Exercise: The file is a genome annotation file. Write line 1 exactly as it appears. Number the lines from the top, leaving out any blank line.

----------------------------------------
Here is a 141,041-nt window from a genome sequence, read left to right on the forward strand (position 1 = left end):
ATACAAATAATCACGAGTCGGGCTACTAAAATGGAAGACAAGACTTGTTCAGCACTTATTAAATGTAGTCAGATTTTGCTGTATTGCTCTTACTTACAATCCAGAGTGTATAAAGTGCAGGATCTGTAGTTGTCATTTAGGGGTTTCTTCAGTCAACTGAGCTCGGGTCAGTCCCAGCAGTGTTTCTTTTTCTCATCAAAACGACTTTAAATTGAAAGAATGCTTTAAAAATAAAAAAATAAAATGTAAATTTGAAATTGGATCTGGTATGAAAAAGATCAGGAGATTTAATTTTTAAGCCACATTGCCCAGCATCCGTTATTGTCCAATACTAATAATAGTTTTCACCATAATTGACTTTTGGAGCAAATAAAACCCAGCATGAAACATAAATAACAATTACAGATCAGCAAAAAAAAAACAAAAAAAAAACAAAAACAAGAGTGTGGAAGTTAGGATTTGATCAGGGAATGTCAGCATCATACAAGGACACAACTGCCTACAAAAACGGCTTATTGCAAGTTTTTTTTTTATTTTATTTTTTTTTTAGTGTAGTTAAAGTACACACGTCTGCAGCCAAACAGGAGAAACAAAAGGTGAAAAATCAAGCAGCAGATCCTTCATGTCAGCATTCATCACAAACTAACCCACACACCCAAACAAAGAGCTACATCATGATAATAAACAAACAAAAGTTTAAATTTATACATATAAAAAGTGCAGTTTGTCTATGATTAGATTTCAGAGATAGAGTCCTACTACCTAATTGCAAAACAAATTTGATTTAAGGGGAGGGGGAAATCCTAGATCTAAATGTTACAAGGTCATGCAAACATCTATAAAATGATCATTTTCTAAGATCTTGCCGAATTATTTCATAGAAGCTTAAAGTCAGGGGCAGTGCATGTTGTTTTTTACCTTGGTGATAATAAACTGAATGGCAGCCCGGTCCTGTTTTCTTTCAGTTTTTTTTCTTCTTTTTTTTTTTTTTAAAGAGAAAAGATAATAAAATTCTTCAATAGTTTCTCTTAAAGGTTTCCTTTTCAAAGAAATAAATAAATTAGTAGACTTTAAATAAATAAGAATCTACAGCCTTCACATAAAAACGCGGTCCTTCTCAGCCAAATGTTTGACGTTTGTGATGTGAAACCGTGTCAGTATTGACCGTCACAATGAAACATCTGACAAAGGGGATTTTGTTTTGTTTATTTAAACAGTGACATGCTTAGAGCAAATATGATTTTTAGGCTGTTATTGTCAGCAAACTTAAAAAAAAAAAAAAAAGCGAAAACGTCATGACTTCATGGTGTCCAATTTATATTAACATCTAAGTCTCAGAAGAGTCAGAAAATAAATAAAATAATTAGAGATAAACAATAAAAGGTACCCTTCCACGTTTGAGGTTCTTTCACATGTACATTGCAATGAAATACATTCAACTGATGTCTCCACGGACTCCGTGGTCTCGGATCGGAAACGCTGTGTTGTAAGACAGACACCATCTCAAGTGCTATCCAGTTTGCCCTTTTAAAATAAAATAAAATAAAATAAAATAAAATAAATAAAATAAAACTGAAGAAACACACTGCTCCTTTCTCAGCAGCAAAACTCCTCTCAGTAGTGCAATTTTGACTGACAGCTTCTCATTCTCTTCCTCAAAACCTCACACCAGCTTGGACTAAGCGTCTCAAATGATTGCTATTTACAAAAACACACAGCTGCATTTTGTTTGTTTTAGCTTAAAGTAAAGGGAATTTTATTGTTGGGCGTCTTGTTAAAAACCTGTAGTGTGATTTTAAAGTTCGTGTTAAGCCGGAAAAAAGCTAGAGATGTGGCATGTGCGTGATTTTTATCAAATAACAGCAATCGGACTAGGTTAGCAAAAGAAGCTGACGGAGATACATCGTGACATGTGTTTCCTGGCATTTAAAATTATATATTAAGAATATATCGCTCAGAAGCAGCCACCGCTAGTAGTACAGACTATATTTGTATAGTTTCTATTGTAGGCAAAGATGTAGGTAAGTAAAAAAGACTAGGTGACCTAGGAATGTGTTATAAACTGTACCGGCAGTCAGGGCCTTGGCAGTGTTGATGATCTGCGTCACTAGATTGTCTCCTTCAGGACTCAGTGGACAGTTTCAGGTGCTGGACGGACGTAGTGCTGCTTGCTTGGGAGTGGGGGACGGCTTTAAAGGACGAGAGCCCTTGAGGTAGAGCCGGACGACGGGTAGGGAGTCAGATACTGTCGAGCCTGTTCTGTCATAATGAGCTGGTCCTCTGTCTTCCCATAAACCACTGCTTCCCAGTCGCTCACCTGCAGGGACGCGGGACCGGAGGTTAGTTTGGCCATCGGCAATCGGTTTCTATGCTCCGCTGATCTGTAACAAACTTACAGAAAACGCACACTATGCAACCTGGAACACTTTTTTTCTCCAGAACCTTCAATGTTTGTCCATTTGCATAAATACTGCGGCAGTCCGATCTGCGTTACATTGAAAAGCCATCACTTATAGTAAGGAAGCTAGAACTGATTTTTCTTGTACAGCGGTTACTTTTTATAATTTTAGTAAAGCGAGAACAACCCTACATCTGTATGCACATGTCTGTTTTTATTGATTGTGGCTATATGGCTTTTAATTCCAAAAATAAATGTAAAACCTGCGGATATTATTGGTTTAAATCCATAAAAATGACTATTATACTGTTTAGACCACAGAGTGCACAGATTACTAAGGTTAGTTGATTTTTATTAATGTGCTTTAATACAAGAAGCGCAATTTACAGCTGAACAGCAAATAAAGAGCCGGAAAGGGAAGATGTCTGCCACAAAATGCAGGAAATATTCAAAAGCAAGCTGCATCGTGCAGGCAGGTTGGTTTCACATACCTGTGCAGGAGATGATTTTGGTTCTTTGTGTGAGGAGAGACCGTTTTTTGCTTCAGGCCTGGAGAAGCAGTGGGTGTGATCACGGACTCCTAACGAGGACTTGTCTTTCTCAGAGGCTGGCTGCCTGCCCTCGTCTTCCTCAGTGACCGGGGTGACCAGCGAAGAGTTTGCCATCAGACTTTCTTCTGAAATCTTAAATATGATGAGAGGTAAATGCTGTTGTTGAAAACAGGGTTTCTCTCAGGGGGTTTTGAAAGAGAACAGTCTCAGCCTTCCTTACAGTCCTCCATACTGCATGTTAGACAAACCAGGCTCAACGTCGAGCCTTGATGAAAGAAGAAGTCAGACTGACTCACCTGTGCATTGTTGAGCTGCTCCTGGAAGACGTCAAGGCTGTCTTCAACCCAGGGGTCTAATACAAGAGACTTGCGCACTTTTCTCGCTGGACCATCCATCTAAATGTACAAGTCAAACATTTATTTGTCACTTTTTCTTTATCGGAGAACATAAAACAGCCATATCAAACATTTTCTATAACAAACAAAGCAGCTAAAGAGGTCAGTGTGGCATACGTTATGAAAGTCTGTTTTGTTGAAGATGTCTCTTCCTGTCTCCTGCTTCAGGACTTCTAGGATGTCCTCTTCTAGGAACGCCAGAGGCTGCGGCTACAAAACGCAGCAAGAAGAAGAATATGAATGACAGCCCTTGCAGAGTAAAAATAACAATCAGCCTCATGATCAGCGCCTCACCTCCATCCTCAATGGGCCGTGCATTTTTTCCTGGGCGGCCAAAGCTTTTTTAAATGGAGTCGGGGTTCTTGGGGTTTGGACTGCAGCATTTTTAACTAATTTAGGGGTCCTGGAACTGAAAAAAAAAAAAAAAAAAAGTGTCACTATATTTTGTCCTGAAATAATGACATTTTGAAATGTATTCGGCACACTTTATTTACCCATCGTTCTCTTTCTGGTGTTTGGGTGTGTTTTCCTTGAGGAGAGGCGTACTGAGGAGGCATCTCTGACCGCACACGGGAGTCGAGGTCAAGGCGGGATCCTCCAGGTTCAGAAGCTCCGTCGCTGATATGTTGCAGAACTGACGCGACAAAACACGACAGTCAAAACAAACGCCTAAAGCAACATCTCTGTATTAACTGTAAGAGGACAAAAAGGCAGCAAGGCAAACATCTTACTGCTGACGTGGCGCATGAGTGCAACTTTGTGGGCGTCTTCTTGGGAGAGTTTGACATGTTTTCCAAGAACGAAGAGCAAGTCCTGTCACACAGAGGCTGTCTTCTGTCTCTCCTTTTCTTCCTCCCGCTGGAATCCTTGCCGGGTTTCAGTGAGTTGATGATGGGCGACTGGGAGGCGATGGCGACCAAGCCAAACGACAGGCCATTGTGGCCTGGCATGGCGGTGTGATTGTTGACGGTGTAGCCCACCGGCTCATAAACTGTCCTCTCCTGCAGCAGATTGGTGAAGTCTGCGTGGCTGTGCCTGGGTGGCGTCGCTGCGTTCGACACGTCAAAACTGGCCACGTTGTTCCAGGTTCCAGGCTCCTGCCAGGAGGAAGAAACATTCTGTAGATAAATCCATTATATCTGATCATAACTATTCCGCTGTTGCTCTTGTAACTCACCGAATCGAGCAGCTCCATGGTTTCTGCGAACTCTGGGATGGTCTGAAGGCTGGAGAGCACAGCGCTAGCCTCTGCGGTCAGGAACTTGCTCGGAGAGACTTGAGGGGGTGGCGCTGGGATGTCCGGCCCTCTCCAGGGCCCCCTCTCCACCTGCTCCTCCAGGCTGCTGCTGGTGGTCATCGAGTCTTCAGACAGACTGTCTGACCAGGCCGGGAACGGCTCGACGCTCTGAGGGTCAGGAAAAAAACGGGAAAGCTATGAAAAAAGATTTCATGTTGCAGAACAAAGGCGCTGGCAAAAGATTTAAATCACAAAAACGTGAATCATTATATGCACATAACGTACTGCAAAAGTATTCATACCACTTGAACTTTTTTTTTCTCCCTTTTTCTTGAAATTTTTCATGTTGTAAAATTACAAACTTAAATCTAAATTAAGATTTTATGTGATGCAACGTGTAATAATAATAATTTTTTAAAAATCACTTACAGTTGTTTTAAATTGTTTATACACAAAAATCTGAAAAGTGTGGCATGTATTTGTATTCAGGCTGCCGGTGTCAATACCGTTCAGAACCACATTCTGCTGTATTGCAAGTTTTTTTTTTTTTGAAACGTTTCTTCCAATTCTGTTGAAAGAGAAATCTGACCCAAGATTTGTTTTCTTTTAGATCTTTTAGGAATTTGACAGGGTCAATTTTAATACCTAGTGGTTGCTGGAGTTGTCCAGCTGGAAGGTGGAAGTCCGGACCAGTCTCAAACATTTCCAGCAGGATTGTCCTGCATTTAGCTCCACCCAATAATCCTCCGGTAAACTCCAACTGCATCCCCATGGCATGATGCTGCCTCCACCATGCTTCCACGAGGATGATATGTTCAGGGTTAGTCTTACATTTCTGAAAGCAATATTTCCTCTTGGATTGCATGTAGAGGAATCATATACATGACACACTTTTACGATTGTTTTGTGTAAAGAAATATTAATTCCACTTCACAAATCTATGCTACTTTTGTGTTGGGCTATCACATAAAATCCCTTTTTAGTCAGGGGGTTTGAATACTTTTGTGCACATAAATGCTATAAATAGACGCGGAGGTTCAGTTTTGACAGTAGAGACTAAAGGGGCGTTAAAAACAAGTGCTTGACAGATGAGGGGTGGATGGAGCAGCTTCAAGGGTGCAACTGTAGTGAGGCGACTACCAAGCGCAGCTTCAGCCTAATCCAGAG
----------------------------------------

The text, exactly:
Here is a 141,041-nt window from a genome sequence, read left to right on the forward strand (position 1 = left end):